Verdict: Director Ben Affleck gets most things right.
Based on Dennis Lehane’s bestseller of the same name, Live By Night is Ben Affleck's next directorial venture after Argo. The 2012 release won an Oscar for the Best Film and expectations from Affleck's latest movie were expectedly high. The director definitely doesn't disappoint but the actor does. Playing the part of Joe Coughlin, Ben’s character is the movie’s weakest link and this can be regarded as one of his worse performances. His fails to emote and you can neither hate him for his actions nor sympathize with him when he loses a loved one. But donning the director's hat, Affleck keeps Live By Night crisp, edgy, and dramatic.
Set in the 1920s, it follows the story of Joe Coughlin (Affleck), the son of a policeman who barely believes in the principles of his father. He is in love with Emma Gould (Sienna Miller) but as they plan to leave the city, Gould's boss, Albert White (Robert Glenister) takes her away and leaves Coughlin brutally injured. With no clue of what happened to Emma, Joe joins forces with White’s rival – Maso Pescatore (Remo Girone) – and promises him to expand his empire. On his journey to becoming one of the most powerful men in the business, Coughlin meets new people and all of them affect his life in different ways.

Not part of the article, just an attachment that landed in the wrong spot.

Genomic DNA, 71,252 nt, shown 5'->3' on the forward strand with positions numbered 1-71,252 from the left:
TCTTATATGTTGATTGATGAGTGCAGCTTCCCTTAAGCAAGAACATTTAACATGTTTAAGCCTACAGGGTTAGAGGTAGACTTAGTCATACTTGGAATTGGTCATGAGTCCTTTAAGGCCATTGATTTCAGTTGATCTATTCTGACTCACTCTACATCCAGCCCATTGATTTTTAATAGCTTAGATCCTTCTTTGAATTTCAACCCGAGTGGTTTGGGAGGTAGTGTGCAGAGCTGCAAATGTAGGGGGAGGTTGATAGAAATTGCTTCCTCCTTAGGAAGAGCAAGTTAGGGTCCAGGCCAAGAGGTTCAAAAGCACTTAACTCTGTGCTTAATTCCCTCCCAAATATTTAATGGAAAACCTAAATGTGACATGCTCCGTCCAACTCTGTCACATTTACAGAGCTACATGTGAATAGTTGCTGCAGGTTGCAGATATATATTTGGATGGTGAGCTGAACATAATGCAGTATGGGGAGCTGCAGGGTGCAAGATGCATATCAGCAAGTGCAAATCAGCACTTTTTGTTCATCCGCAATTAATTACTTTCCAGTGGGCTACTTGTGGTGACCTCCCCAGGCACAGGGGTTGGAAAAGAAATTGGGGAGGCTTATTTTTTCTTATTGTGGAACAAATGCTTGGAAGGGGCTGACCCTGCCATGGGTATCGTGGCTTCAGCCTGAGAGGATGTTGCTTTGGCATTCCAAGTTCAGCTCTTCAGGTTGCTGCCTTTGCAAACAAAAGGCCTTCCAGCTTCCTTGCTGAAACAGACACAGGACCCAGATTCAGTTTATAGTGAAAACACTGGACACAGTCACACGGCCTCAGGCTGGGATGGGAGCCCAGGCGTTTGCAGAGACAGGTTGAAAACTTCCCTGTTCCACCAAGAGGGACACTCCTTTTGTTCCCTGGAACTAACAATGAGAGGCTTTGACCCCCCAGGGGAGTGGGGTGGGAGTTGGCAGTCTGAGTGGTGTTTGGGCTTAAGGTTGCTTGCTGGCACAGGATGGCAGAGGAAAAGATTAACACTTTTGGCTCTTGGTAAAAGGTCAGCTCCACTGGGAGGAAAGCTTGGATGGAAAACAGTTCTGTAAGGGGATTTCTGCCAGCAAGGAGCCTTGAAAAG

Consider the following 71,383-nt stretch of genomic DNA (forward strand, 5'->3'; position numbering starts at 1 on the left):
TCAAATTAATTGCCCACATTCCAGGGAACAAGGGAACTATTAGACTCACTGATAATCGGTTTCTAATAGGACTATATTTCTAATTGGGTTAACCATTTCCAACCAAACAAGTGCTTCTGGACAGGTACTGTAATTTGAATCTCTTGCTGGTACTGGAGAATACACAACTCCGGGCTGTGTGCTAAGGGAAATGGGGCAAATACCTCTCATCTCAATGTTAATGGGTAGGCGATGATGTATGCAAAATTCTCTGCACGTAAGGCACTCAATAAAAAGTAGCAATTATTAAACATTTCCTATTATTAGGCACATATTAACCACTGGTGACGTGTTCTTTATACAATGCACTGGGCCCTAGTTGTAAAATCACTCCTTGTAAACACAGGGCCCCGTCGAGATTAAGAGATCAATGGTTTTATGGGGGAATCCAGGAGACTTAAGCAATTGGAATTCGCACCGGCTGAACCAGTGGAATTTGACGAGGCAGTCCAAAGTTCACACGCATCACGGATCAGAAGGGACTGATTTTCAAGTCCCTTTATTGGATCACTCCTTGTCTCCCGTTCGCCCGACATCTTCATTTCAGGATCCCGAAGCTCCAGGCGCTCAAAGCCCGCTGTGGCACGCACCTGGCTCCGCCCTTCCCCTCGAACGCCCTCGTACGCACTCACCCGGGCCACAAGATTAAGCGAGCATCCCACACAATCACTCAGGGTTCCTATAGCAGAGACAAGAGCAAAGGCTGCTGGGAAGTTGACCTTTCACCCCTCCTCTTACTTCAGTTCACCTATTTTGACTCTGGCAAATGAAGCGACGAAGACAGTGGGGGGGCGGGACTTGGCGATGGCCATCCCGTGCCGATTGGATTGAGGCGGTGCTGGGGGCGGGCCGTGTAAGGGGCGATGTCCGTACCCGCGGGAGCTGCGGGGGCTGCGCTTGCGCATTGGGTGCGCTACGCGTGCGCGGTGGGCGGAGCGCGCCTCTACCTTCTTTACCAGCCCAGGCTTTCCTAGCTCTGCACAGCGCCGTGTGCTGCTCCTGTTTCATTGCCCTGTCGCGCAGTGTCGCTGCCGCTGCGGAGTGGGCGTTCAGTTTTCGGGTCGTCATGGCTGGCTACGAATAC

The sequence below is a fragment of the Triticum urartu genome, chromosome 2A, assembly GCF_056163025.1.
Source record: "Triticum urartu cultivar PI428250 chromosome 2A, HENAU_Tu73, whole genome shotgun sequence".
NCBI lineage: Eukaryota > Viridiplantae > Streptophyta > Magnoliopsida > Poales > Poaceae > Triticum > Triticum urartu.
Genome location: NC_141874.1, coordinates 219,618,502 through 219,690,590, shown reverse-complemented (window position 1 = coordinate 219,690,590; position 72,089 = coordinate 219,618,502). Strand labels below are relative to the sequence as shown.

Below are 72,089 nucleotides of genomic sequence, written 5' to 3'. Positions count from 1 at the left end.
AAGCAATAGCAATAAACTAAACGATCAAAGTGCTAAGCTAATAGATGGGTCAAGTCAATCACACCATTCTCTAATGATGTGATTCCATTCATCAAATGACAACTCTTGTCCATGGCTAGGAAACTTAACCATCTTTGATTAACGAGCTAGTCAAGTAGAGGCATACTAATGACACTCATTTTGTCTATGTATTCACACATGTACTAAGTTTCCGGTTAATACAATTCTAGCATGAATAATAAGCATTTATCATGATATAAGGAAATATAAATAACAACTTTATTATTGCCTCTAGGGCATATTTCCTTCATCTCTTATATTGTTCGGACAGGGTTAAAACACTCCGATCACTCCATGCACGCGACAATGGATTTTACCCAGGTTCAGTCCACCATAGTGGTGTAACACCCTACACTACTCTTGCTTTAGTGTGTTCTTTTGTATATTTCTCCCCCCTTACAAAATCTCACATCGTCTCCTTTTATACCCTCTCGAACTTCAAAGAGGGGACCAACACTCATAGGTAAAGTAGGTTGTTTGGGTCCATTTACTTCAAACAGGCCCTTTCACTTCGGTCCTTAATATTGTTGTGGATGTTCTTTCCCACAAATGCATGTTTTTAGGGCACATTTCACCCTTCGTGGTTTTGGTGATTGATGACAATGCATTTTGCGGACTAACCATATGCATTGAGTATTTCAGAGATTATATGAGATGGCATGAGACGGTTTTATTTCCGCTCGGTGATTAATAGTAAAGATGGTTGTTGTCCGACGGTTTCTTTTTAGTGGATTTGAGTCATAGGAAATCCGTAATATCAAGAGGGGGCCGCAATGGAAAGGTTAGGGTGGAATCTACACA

Zoe Saldana and Chris Messina, who play Affleck's wife and partner respectively, give competent performances. But it is the eighteen-year-old Elle Fanning who makes the most out her complex part. Her character – Loretta Figgis – doesn't have much to do initially but as the film progresses, she is instrumental in changing Joe. The scene between Affleck and Fanning at a restaurant shows why the girl will go a long way in Hollywood.
Why You Should Watch This Movie:
Live By Night starts off on a slow note and you might get bored in the first forty minutes. But after a while the plot takes interesting turns, thus keeping your hooked on to the screen. It also has great production values and Ben Affleck makes a slamming return as a director. It's worth the wait.